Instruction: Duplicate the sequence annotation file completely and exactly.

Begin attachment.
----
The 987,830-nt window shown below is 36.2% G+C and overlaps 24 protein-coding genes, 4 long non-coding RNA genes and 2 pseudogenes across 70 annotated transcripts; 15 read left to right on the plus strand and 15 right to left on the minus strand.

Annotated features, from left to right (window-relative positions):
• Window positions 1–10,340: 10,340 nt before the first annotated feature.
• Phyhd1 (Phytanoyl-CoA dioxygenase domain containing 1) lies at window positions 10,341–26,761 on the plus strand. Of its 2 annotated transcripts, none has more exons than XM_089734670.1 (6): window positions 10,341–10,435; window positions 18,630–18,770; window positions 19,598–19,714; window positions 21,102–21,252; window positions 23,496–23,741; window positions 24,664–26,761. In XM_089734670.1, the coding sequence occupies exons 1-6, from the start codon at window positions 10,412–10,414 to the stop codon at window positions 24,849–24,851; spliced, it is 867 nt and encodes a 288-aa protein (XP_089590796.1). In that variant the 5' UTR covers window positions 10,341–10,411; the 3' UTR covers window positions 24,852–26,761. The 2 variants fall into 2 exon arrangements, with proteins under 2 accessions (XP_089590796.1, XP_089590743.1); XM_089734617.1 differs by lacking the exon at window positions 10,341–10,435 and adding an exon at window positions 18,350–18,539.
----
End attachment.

The 987,830-nt window shown below is 36.2% G+C and overlaps 24 protein-coding genes, 4 long non-coding RNA genes and 2 pseudogenes across 70 annotated transcripts; 15 read left to right on the plus strand and 15 right to left on the minus strand.

Annotated features, from left to right (window-relative positions):
• Window positions 1–10,340: 10,340 nt before the first annotated feature.
• Phyhd1 (Phytanoyl-CoA dioxygenase domain containing 1) lies at window positions 10,341–26,761 on the plus strand. Of its 2 annotated transcripts, none has more exons than XM_089734670.1 (6): window positions 10,341–10,435; window positions 18,630–18,770; window positions 19,598–19,714; window positions 21,102–21,252; window positions 23,496–23,741; window positions 24,664–26,761. In XM_089734670.1, the coding sequence occupies exons 1-6, from the start codon at window positions 10,412–10,414 to the stop codon at window positions 24,849–24,851; spliced, it is 867 nt and encodes a 288-aa protein (XP_089590796.1). In that variant the 5' UTR covers window positions 10,341–10,411; the 3' UTR covers window positions 24,852–26,761. The 2 variants fall into 2 exon arrangements, with proteins under 2 accessions (XP_089590796.1, XP_089590743.1); XM_089734617.1 differs by lacking the exon at window positions 10,341–10,435 and adding an exon at window positions 18,350–18,539.